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South Korea again hit by cyber-attacks, as search for hackers intensifies

By Matthew Shaer / July 9, 2009

An employee of AhnLab Inc. watches a screen at the Security Operation Center in Seoul, South Korea on Thursday. South Korea was on a high alert Thursday after a massive cyber attack on key sites in the South and the United States fueled suspicions of North Korean involvement.

Ahn Youn-joon/AP

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Even as a fresh wave of cyber-attacks today hit South Korean networks, computer analysts around the globe were predicting that the worst of the storm is over. According to media reports from Seoul, several institutions in South Korea were targeted Thursday, including Kookmin Bank, one of the country's largest corporations.

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But officials in South Korea suggested that security programs had effectively blunted the assault, and told reporters that most sites were up and running at normal levels. In the US, where several government websites had come under fire from hackers, security teams have successfully repelled the threat, a White House spokesman said.

“The preventative measures in place to deal with frequent attempts to disrupt whitehouse.gov’s service performed as planned," Nick Shapiro said yesterday, "keeping the site stable and available to the general public, although visitors from regions in Asia may have been affected.”

Meanwhile, security analysts set to work unpacking the exact nature of the campaign, which appeared to have been launched by a relatively unsophisticated team of hackers. The majority of the problems that plagued South Korean and US websites were caused by denial-of-service attacks, a tactic that floods a network with so many requests, that the network effectively shuts down.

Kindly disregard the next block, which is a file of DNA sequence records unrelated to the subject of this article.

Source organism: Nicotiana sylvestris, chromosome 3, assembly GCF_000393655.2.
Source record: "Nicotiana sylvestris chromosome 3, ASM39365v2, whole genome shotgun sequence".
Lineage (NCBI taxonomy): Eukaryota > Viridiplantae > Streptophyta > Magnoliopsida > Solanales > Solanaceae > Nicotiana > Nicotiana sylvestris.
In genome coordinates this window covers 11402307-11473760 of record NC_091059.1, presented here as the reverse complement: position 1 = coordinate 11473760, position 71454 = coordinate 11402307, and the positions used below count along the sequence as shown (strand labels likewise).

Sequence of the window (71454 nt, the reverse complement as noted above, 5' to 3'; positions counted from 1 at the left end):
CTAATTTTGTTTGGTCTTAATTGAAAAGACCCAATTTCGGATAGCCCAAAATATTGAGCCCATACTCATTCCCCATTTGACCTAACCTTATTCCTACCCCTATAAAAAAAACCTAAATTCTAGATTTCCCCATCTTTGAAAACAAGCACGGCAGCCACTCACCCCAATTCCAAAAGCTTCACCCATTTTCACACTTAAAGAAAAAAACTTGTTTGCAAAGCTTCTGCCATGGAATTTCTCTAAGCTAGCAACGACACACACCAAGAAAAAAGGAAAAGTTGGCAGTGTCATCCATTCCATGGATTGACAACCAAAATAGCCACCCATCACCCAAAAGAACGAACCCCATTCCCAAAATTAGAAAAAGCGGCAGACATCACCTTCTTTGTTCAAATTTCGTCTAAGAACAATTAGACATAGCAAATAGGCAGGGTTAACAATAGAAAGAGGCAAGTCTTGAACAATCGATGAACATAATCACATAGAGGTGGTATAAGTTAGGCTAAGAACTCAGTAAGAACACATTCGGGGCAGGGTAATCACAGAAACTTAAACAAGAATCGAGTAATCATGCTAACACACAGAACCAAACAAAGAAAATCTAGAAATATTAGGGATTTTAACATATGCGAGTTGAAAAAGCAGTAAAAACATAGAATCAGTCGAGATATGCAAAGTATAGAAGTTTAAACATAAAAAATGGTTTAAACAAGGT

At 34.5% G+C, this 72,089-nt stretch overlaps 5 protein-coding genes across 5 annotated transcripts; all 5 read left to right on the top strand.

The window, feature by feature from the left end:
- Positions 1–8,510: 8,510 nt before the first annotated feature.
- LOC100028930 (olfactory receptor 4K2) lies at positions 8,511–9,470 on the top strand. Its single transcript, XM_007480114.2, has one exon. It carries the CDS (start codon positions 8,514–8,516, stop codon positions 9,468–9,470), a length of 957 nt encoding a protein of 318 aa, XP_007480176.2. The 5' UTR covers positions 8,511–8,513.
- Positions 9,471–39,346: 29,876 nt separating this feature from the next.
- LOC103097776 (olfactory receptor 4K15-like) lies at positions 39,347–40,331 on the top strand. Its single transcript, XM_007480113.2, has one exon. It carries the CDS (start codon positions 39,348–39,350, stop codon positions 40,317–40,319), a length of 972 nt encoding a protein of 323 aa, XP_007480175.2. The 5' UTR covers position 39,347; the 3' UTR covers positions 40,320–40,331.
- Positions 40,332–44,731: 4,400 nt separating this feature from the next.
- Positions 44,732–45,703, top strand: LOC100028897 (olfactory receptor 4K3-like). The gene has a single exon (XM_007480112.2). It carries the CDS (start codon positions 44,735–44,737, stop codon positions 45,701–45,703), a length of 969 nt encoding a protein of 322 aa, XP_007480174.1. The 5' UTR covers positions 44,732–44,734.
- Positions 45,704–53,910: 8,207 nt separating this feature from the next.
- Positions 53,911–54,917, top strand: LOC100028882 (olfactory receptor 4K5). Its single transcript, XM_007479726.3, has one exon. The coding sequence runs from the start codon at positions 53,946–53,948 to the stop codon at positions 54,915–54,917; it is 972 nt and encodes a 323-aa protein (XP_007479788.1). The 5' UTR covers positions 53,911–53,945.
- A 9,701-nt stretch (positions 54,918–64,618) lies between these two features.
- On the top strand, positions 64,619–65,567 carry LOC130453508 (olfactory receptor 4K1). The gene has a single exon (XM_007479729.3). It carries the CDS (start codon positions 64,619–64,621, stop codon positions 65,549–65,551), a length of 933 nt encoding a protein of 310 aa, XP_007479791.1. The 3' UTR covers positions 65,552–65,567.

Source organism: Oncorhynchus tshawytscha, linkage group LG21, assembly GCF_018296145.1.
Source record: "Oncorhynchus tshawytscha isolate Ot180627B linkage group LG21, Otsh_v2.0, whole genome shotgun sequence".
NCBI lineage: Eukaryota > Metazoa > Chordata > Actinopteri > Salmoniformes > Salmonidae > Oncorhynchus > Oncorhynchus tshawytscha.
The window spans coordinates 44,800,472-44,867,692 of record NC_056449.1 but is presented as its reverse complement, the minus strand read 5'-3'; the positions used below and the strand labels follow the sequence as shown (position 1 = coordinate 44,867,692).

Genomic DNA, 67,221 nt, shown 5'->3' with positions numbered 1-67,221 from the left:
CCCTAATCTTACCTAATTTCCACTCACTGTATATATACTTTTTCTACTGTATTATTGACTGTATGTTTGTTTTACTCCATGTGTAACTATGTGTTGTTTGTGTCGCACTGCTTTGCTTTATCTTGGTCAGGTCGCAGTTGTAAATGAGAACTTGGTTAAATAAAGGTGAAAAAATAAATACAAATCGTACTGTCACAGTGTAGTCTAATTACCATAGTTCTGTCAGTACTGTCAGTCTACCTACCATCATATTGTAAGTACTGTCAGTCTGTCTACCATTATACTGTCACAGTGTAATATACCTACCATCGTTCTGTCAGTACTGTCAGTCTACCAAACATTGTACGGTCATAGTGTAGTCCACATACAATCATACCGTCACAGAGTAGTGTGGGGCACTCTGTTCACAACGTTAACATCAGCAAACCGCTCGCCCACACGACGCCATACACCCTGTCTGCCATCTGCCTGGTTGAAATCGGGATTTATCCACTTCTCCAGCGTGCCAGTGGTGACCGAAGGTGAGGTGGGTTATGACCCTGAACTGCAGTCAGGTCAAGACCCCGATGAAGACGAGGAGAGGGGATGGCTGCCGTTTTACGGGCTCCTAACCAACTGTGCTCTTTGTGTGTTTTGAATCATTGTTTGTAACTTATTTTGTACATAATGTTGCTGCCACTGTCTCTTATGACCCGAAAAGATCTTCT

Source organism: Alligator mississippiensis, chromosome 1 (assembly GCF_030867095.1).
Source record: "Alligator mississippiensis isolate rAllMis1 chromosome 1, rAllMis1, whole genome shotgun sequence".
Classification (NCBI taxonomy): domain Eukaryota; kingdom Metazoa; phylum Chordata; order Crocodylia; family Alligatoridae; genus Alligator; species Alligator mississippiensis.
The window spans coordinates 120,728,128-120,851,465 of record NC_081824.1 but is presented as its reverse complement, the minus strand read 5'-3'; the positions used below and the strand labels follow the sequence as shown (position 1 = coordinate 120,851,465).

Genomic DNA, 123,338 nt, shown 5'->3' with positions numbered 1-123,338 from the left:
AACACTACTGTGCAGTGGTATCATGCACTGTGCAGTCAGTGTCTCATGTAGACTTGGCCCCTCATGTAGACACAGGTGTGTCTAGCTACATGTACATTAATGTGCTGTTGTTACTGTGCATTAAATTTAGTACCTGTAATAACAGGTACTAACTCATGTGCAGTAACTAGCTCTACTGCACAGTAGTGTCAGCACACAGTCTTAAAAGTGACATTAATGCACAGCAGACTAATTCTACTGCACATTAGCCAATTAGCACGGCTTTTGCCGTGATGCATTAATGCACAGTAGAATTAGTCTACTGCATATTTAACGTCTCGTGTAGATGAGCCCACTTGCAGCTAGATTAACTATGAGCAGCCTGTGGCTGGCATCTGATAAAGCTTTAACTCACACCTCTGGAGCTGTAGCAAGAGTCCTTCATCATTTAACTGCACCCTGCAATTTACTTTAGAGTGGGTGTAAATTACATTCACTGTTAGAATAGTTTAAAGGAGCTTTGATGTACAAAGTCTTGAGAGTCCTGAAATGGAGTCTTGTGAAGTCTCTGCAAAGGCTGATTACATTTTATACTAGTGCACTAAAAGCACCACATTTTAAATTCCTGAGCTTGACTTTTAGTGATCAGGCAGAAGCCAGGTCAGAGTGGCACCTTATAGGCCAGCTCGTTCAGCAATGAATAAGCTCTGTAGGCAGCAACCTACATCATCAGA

"Experts who examined code used in the attack say it appears to have been delivered to machines through the MyDoom worm, a piece of malware first discovered in January 2004 and appearing in numerous variants since," Kim Zetter wrote yesterday on Wired's website. "The Mytob virus might have been used, as well."

The rudimentary nature of the cyber-attack has led many analysts to conclude the campaign may have been a glorified publicity stunt, created to grab headlines around the globe.

According to Joe Stewart, director of malware research at SecureWorks, “Usually you see a [denial-of-service] attack against one or two sites and it will be for one of two reasons — they have some beef with those sites or they’re trying to extort money from those sites," Stewart told Zetter. "To just attack a wide array of government sites like this, especially high-profile, just suggests that maybe the entire point is just to get attention."

Assigning blame

The White House has declined to speculate as to the identify of the attackers, and South Korea says it is cooperating with the US investigation. But today, many in the US continued to point the blame at North Korea or pro-Pyongyang forces. Some Republicans took the attacks as an opportunity to berate the Obama administration.

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